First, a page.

Atmos. Chem. Phys. Discuss., 13, 24223-24262, 2013
www.atmos-chem-phys-discuss.net/13/24223/2013/
doi:10.5194/acpd-13-24223-2013
© Author(s) 2013. This work is distributed
under the Creative Commons Attribution 3.0 License.
Review Status
This discussion paper has been under review for the journal Atmospheric Chemistry and Physics (ACP). Please refer to the corresponding final paper in ACP.
Secondary organic aerosol production from diesel vehicle exhaust: impact of aftertreatment, fuel chemistry and driving cycle
T. D. Gordon1,2,*, A. A. Presto1, N. T. Nguyen1, W. H. Robertson3, K. Na3, K. N. Sahay4, M. Zhang4, C. Maddox5, P. Rieger5, S. Chattopadhyay6, H. Maldonado7, M. M. Maricq8, and A. L. Robinson1,2
1Center for Atmospheric Particle Studies, Carnegie Mellon University, Pittsburgh, PA 15213, USA
2Engineering and Public Policy, Carnegie Mellon University, Pittsburgh, PA 15213, USA
3Heavy-Duty Diesel Testing Laboratory, California Air Resources Board, Los Angeles, CA 90012, USA
4Mobile Source Operations, California Air Resources Board, El Monte, CA 91731, USA
5Monitoring and Laboratory, California Air Resources Board, El Monte, CA 91731, USA
6Planning and Technical Support, California Air Resources Board, El Monte, CA 91731, USA
7Research Division, California Air Resources Board, Sacramento, CA 95814, USA
8Research and Advanced Engineering, Ford Motor Company, Dearborn, MI 48120, USA
*now at: National Oceanic and Atmospheric Administration Earth System Research Laboratory, Chemical Sciences Division, 325 Broadway, Boulder, CO 80304 and Cooperative Institute for Research in Environmental Sciences, University of Colorado, 216 UCB, Boulder, CO 80309, USA

Abstract. Environmental chamber ("smog chamber") experiments were conducted to investigate secondary organic aerosol (SOA) production from dilute emissions from two medium-duty diesel vehicles (MDDVs) and three heavy-duty diesel vehicles (HDDVs) under urban-like conditions. Some of the vehicles were equipped with emission control aftertreatment devices including diesel particulate filters (DPF), selective catalytic reduction (SCR) and diesel oxidation catalysts (DOC). Experiments were also performed with different fuels (100% biodiesel and low-, medium- or high-aromatic ultralow sulfur diesel) and driving cycles (Unified Cycle, Urban Dynamometer Driving Schedule, and creep+idle). During normal operation, vehicles with a catalyzed DPF emitted very little primary particulate matter (PM). Furthermore, photo-oxidation of dilute emissions from these vehicles produced essentially no SOA (below detection limit). However, significant primary PM emissions and SOA production were measured during active DPF regeneration experiments. Nevertheless, under reasonable assumptions about DPF regeneration frequency, the contribution of regeneration emissions to the total vehicle emissions is negligible, reducing PM trapping efficiency by less than 2%. Therefore, catalyzed DPFs appear to be very effective in reducing both primary and secondary fine particulate matter from diesel vehicles. For both MDDVs and HDDVs without aftertreatment substantial SOA formed in the smog chamber – with the emissions from some vehicles generating twice as much SOA as primary organic aerosol after three hours of oxidation at typical urban VOC : NOx ratios (3:1). Comprehensive organic gas speciation was performed on these emissions, but less than half of the measured SOA could be explained by traditional (speciated) SOA precursors. The remainder presumably originates from the large fraction (~30%) of the non-methane organic gas emissions that could not be speciated using traditional one-dimensional gas-chromatography. The unspeciated organics – likely comprising less volatile species, such as intermediate volatility organic compounds – appear to be important SOA precursors; we estimate that the effective SOA yield (defined as the ratio of SOA mass to reacted precursor mass) was 9 ± 6% if both speciated SOA precursors and unspeciated organics are included in the analysis. SOA production from creep+idle operation was 3–4 times larger than SOA production from the same vehicle operated over the Urban Dynamometer Driving Schedule (UDDS). Fuel properties had little or no effect on primary PM emissions or SOA formation.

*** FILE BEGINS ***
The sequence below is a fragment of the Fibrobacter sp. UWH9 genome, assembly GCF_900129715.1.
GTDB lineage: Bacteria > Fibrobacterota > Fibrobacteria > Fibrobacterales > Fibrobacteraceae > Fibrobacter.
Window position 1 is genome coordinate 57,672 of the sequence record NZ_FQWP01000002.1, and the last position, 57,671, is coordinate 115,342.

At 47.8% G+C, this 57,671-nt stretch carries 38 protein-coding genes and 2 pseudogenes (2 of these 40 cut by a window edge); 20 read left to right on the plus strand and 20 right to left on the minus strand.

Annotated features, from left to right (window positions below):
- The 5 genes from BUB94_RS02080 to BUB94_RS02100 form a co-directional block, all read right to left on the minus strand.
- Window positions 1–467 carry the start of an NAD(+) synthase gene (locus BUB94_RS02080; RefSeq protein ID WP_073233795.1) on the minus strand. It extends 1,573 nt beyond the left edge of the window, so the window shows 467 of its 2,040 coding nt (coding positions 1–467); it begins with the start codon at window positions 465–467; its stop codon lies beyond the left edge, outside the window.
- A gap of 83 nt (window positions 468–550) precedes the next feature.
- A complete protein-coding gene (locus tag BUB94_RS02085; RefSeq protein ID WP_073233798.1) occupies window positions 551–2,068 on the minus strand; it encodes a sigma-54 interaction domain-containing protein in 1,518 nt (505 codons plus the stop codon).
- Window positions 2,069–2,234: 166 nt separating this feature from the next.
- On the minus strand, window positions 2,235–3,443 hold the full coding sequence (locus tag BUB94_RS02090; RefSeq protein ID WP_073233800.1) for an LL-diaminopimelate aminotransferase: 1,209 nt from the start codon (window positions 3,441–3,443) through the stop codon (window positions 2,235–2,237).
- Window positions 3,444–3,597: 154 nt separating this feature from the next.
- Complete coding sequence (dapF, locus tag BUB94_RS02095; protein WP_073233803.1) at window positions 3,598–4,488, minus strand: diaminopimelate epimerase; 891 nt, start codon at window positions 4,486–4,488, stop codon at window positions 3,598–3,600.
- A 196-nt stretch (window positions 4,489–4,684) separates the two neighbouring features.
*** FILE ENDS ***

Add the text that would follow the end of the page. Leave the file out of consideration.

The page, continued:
Citation: Gordon, T. D., Presto, A. A., Nguyen, N. T., Robertson, W. H., Na, K., Sahay, K. N., Zhang, M., Maddox, C., Rieger, P., Chattopadhyay, S., Maldonado, H., Maricq, M. M., and Robinson, A. L.: Secondary organic aerosol production from diesel vehicle exhaust: impact of aftertreatment, fuel chemistry and driving cycle, Atmos. Chem. Phys. Discuss., 13, 24223-24262, doi:10.5194/acpd-13-24223-2013, 2013.
 
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